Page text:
Is Herman Cain the Most Unctuous Black Man Alive?
Why the Hermanator experience is making me sick
Yeah, if my last name was Neblett I’d try to keep it a secret too.
This presidential election has not lacked for clowns, and in a circus Herman Cain fits right in. But as the Black clown, Cain’s foot-in-mouth moments mostly involve insulting the Black community. This could be to establish his independence from the community in order to earn his bona fides with the GOP electorate or a way of appeasing the white conservatives he’s courting. Or it could be that his foot and his mouth are magnetized. Whatever the reason, as a Black person, the Hermanator experience has been as distasteful as rancid, spoiled, stinky, curdled milk.
First Cain’t told Blacks we were “brainwashed into not being open-minded or considering a conservative point of view.” Brainwashing is a highly offensive charge that suggests the Black mind is defective or has gone to sleep. In a world where Black intelligence is constantly maligned and denigrated and underestimated, this cuts deeper than the quick. Alleging that we’re not intelligent enough to make rational political decisions would hurt if it weren’t so comical coming from his mouth. Also, has the GOP offered a reasonable alternative?
Then the Black Sarah Palin said, “Obama’s never been a part of the Black experience in America.” Now we’re doing teenage-level disses? What is this narrowly imagined Black experience that Obama has never been a part of? His background is unique, but he’s Black, so it was a Black experience. Also, never includes now, and Obama today is a central figure in the modern Black experience: we’re in the Age of Obama. But let’s deign, for the sake of argument, to accept Hermy’s childish suggestion that because Obama has lived a life that’s different than most Black people’s lives that means he’s not lived the Black experience. Well, even after accepting that “you ain’t Black” silliness, you’re still left with Obama’s redefining what it means to be Black to include the presidency and thus becoming the most iconic Black man in America today. The mountain came to Muhammad.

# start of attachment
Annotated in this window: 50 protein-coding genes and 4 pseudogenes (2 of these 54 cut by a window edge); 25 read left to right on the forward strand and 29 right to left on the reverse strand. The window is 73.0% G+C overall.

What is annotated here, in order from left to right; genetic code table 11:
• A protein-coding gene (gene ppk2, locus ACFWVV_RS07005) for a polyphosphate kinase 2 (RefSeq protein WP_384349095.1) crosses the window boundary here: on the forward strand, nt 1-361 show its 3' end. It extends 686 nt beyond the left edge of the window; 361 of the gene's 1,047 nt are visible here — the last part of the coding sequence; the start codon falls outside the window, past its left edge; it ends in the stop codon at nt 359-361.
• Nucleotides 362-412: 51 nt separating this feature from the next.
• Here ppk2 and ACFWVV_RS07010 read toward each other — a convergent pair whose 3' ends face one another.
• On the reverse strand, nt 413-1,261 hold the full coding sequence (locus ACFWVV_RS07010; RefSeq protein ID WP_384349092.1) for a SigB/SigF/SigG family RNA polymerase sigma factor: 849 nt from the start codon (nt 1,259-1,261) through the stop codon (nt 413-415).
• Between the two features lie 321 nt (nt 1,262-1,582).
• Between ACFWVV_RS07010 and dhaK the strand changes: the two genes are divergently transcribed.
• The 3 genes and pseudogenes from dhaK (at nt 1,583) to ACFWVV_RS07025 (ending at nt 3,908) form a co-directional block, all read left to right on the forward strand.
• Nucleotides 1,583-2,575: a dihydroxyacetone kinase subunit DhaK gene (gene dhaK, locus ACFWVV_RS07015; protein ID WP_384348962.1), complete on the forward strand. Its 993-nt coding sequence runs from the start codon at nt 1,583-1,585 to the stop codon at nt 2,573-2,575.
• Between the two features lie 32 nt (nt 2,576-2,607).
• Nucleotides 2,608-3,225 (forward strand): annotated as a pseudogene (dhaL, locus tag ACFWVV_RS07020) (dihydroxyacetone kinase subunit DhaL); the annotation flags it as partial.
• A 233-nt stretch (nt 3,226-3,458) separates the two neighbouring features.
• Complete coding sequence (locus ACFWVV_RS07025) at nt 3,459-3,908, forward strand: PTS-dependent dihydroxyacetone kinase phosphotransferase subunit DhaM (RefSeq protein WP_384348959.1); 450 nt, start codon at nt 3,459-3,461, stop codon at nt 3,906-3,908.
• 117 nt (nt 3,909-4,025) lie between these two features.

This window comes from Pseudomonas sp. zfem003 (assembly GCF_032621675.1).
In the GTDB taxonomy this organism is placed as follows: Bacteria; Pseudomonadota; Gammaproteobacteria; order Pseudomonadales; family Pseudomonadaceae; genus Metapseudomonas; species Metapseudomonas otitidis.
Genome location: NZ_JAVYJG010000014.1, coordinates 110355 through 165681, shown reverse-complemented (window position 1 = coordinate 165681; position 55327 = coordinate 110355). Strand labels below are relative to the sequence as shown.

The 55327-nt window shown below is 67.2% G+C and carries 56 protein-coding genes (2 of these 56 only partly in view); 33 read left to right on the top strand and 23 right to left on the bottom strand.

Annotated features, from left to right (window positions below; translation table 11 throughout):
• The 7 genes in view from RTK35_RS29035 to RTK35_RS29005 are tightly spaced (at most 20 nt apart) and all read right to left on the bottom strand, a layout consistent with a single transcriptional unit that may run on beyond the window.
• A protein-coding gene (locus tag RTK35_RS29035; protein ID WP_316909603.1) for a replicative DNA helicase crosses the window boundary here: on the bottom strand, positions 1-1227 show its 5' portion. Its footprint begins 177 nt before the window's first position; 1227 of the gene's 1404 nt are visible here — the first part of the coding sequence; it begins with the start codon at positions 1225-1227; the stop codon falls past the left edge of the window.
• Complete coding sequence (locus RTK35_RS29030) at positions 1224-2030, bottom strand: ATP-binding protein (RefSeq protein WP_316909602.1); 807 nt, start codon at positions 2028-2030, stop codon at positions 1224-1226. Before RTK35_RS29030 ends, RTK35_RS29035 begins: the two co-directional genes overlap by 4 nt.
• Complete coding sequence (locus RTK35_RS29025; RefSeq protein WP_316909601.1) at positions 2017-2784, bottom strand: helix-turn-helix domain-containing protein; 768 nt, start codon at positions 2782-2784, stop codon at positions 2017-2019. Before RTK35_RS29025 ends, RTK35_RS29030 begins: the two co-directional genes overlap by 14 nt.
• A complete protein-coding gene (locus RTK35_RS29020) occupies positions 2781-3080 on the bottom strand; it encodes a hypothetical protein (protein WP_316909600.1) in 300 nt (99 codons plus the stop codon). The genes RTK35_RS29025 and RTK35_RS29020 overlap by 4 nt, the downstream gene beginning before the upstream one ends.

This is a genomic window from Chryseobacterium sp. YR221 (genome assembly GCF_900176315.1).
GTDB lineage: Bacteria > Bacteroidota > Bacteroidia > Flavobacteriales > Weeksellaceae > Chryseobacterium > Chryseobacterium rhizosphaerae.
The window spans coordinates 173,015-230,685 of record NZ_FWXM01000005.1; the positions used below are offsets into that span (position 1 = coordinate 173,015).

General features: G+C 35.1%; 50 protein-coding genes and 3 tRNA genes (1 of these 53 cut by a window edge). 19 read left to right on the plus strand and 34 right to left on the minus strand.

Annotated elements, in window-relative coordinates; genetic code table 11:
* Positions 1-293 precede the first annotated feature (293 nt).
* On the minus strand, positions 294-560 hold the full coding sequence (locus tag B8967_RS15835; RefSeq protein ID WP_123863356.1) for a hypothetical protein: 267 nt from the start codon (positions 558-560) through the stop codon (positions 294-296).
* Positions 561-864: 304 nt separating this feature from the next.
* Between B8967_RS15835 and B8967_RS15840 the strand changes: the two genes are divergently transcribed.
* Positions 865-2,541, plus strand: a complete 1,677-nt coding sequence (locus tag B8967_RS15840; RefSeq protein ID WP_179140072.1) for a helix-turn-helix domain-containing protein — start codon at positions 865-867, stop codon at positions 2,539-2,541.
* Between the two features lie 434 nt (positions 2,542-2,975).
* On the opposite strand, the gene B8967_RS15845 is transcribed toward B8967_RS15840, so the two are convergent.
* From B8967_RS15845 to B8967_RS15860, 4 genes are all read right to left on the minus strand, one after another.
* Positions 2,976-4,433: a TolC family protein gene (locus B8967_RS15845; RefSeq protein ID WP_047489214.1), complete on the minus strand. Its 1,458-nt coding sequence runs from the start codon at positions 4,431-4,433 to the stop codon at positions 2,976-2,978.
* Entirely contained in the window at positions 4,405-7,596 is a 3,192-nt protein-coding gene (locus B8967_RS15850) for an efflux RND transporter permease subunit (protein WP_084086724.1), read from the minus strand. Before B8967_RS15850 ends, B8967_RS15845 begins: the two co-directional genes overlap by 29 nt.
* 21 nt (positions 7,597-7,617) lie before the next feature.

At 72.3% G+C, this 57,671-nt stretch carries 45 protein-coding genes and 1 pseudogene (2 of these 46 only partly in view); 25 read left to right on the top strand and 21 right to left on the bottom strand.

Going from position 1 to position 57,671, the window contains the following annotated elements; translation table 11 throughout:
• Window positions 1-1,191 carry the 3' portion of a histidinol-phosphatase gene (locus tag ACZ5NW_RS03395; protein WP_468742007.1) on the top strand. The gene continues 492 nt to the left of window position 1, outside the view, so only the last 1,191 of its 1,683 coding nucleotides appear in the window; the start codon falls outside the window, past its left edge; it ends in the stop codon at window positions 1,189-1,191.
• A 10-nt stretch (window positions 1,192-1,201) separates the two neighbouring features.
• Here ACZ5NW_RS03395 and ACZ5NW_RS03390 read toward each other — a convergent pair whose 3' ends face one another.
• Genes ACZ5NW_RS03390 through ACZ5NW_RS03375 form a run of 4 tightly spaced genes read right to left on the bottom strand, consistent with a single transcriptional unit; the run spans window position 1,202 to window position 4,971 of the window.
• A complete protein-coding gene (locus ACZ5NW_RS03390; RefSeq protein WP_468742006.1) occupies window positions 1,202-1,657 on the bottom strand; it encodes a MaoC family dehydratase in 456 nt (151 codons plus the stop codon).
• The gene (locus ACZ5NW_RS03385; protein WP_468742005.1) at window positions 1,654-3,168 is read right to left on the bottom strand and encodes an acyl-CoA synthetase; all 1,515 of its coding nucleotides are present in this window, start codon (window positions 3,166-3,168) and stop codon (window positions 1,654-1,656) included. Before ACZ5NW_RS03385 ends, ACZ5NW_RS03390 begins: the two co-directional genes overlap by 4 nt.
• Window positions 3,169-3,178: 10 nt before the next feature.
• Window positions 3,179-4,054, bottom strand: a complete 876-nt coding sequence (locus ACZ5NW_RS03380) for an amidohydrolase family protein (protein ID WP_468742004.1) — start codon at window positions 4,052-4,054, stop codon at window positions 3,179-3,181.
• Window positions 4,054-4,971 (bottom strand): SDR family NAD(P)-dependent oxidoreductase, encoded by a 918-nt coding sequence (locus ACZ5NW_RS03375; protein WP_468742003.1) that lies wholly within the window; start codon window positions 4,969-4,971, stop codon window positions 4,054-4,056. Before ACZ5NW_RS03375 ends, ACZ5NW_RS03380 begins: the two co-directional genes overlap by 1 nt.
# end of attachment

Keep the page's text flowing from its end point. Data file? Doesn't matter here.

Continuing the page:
Also, Big Daddy Cain recently said racism no longer “holds anyone back in a big way,” which is a disgusting and dangerous statement because it gives leverage to those who want desperately to believe that lie. Racism is like the weather: we only talk about its extremes, but it’s always there. America has institutional inequities built into its structures that guarantee that millions of Blacks have no chance at success. Those systems operate powered by white privilege, which works automatically, no need to apply or activate it. And much of modern racism is subtle and hidden; there are fewer smoking guns now than ever. For my book Who’s Afraid of Post-Blackness?, I asked about 100 people, What’s the most racist thing that’s ever happened to you? More than a third of them said the answer is unknowable. It’s something that they weren’t aware of happening but that materially changed their lives. There was no confrontation, no ugly words, just power exerting itself in a smooth, efficient, prejudiced way to maintain the vast inequalities of this country. Racism is far from over, and the success of some Blacks — including Herman Cain — doesn’t refute that.
Cain is a clown. You see it in the way he constantly mollifies white audiences with self-effacing, racialized comedy that borders on minstrelsy (referring to himself as “black-walnut ice cream” or suggesting that the Secret Service call him “Cornbread”). You see it in his stunning gaps in knowledge and understanding of foreign policy and domestic affairs. He says if you don’t have a job, don’t blame Wall Street, because it’s your fault, which in a crippling recession with historically high unemployment numbers means he’s either frighteningly blind or offensively ignorant. This is not a man of serious intellect or realistic solutions or admirable character. This is a buffoon.